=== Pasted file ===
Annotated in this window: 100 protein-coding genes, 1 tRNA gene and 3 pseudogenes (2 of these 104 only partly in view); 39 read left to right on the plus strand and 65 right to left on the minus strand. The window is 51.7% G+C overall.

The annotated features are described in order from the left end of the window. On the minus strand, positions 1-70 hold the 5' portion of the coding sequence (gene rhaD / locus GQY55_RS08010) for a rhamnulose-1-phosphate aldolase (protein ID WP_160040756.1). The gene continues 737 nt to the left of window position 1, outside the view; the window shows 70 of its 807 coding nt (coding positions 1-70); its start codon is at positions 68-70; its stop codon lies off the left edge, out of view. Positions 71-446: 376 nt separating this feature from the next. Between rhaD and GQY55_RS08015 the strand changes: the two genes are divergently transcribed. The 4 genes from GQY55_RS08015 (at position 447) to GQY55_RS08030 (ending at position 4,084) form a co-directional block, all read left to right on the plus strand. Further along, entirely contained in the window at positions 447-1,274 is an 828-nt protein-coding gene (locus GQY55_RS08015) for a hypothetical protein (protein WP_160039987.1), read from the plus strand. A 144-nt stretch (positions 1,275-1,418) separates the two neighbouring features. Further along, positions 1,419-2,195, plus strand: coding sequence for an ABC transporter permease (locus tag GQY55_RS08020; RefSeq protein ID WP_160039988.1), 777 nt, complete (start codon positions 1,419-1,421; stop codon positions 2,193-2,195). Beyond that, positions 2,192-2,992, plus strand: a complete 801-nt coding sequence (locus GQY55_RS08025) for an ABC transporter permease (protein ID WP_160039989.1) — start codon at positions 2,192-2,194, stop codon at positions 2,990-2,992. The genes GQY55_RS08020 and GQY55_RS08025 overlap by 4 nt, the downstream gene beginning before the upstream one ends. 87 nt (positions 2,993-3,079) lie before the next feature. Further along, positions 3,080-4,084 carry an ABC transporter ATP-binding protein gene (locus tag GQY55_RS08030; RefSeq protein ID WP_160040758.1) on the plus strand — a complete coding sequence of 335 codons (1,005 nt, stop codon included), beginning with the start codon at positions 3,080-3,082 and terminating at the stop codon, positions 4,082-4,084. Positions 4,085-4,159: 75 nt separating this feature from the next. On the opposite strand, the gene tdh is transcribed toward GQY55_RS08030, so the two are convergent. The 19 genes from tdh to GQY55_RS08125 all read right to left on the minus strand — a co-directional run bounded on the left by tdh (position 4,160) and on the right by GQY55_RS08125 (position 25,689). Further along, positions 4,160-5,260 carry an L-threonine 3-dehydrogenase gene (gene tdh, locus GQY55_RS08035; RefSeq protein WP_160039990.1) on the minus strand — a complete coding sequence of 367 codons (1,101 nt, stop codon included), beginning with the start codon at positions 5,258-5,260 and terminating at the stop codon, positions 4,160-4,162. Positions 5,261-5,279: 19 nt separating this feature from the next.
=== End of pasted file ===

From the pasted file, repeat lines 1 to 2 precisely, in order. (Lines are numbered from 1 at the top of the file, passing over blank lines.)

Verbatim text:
Annotated in this window: 100 protein-coding genes, 1 tRNA gene and 3 pseudogenes (2 of these 104 only partly in view); 39 read left to right on the plus strand and 65 right to left on the minus strand. The window is 51.7% G+C overall.

The annotated features are described in order from the left end of the window. On the minus strand, positions 1-70 hold the 5' portion of the coding sequence (gene rhaD / locus GQY55_RS08010) for a rhamnulose-1-phosphate aldolase (protein ID WP_160040756.1). The gene continues 737 nt to the left of window position 1, outside the view; the window shows 70 of its 807 coding nt (coding positions 1-70); its start codon is at positions 68-70; its stop codon lies off the left edge, out of view. Positions 71-446: 376 nt separating this feature from the next. Between rhaD and GQY55_RS08015 the strand changes: the two genes are divergently transcribed. The 4 genes from GQY55_RS08015 (at position 447) to GQY55_RS08030 (ending at position 4,084) form a co-directional block, all read left to right on the plus strand. Further along, entirely contained in the window at positions 447-1,274 is an 828-nt protein-coding gene (locus GQY55_RS08015) for a hypothetical protein (protein WP_160039987.1), read from the plus strand. A 144-nt stretch (positions 1,275-1,418) separates the two neighbouring features. Further along, positions 1,419-2,195, plus strand: coding sequence for an ABC transporter permease (locus tag GQY55_RS08020; RefSeq protein ID WP_160039988.1), 777 nt, complete (start codon positions 1,419-1,421; stop codon positions 2,193-2,195). Beyond that, positions 2,192-2,992, plus strand: a complete 801-nt coding sequence (locus GQY55_RS08025) for an ABC transporter permease (protein ID WP_160039989.1) — start codon at positions 2,192-2,194, stop codon at positions 2,990-2,992. The genes GQY55_RS08020 and GQY55_RS08025 overlap by 4 nt, the downstream gene beginning before the upstream one ends. 87 nt (positions 2,993-3,079) lie before the next feature. Further along, positions 3,080-4,084 carry an ABC transporter ATP-binding protein gene (locus tag GQY55_RS08030; RefSeq protein ID WP_160040758.1) on the plus strand — a complete coding sequence of 335 codons (1,005 nt, stop codon included), beginning with the start codon at positions 3,080-3,082 and terminating at the stop codon, positions 4,082-4,084. Positions 4,085-4,159: 75 nt separating this feature from the next. On the opposite strand, the gene tdh is transcribed toward GQY55_RS08030, so the two are convergent. The 19 genes from tdh to GQY55_RS08125 all read right to left on the minus strand — a co-directional run bounded on the left by tdh (position 4,160) and on the right by GQY55_RS08125 (position 25,689). Further along, positions 4,160-5,260 carry an L-threonine 3-dehydrogenase gene (gene tdh, locus GQY55_RS08035; RefSeq protein WP_160039990.1) on the minus strand — a complete coding sequence of 367 codons (1,101 nt, stop codon included), beginning with the start codon at positions 5,258-5,260 and terminating at the stop codon, positions 4,160-4,162. Positions 5,261-5,279: 19 nt separating this feature from the next.